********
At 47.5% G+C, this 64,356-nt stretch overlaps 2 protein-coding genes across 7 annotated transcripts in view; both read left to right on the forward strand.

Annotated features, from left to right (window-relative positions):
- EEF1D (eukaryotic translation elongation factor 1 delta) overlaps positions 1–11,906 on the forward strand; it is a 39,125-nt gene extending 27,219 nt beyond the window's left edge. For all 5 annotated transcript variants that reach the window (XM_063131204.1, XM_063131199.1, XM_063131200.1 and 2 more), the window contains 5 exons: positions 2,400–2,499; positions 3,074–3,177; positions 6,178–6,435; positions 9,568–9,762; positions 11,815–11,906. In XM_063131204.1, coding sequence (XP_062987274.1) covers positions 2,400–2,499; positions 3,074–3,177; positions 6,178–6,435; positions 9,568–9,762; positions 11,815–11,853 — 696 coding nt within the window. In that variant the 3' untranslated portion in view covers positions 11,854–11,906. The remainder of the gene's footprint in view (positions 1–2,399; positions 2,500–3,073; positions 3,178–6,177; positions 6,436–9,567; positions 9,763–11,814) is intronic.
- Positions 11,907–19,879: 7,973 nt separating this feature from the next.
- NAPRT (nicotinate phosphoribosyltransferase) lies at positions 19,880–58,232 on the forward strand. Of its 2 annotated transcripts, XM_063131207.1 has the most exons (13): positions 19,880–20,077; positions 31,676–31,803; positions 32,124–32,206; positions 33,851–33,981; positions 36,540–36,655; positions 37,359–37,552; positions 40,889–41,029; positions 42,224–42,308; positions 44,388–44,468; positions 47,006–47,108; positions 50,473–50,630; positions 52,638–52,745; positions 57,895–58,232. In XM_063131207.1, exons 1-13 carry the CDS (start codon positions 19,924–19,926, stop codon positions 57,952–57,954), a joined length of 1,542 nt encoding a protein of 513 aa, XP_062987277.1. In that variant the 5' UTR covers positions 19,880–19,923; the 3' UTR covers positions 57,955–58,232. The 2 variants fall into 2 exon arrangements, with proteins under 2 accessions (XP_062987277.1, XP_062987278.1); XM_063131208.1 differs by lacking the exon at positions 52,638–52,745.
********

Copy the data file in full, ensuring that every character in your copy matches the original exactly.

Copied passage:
At 47.5% G+C, this 64,356-nt stretch overlaps 2 protein-coding genes across 7 annotated transcripts in view; both read left to right on the forward strand.

Annotated features, from left to right (window-relative positions):
- EEF1D (eukaryotic translation elongation factor 1 delta) overlaps positions 1–11,906 on the forward strand; it is a 39,125-nt gene extending 27,219 nt beyond the window's left edge. For all 5 annotated transcript variants that reach the window (XM_063131204.1, XM_063131199.1, XM_063131200.1 and 2 more), the window contains 5 exons: positions 2,400–2,499; positions 3,074–3,177; positions 6,178–6,435; positions 9,568–9,762; positions 11,815–11,906. In XM_063131204.1, coding sequence (XP_062987274.1) covers positions 2,400–2,499; positions 3,074–3,177; positions 6,178–6,435; positions 9,568–9,762; positions 11,815–11,853 — 696 coding nt within the window. In that variant the 3' untranslated portion in view covers positions 11,854–11,906. The remainder of the gene's footprint in view (positions 1–2,399; positions 2,500–3,073; positions 3,178–6,177; positions 6,436–9,567; positions 9,763–11,814) is intronic.
- Positions 11,907–19,879: 7,973 nt separating this feature from the next.
- NAPRT (nicotinate phosphoribosyltransferase) lies at positions 19,880–58,232 on the forward strand. Of its 2 annotated transcripts, XM_063131207.1 has the most exons (13): positions 19,880–20,077; positions 31,676–31,803; positions 32,124–32,206; positions 33,851–33,981; positions 36,540–36,655; positions 37,359–37,552; positions 40,889–41,029; positions 42,224–42,308; positions 44,388–44,468; positions 47,006–47,108; positions 50,473–50,630; positions 52,638–52,745; positions 57,895–58,232. In XM_063131207.1, exons 1-13 carry the CDS (start codon positions 19,924–19,926, stop codon positions 57,952–57,954), a joined length of 1,542 nt encoding a protein of 513 aa, XP_062987277.1. In that variant the 5' UTR covers positions 19,880–19,923; the 3' UTR covers positions 57,955–58,232. The 2 variants fall into 2 exon arrangements, with proteins under 2 accessions (XP_062987277.1, XP_062987278.1); XM_063131208.1 differs by lacking the exon at positions 52,638–52,745.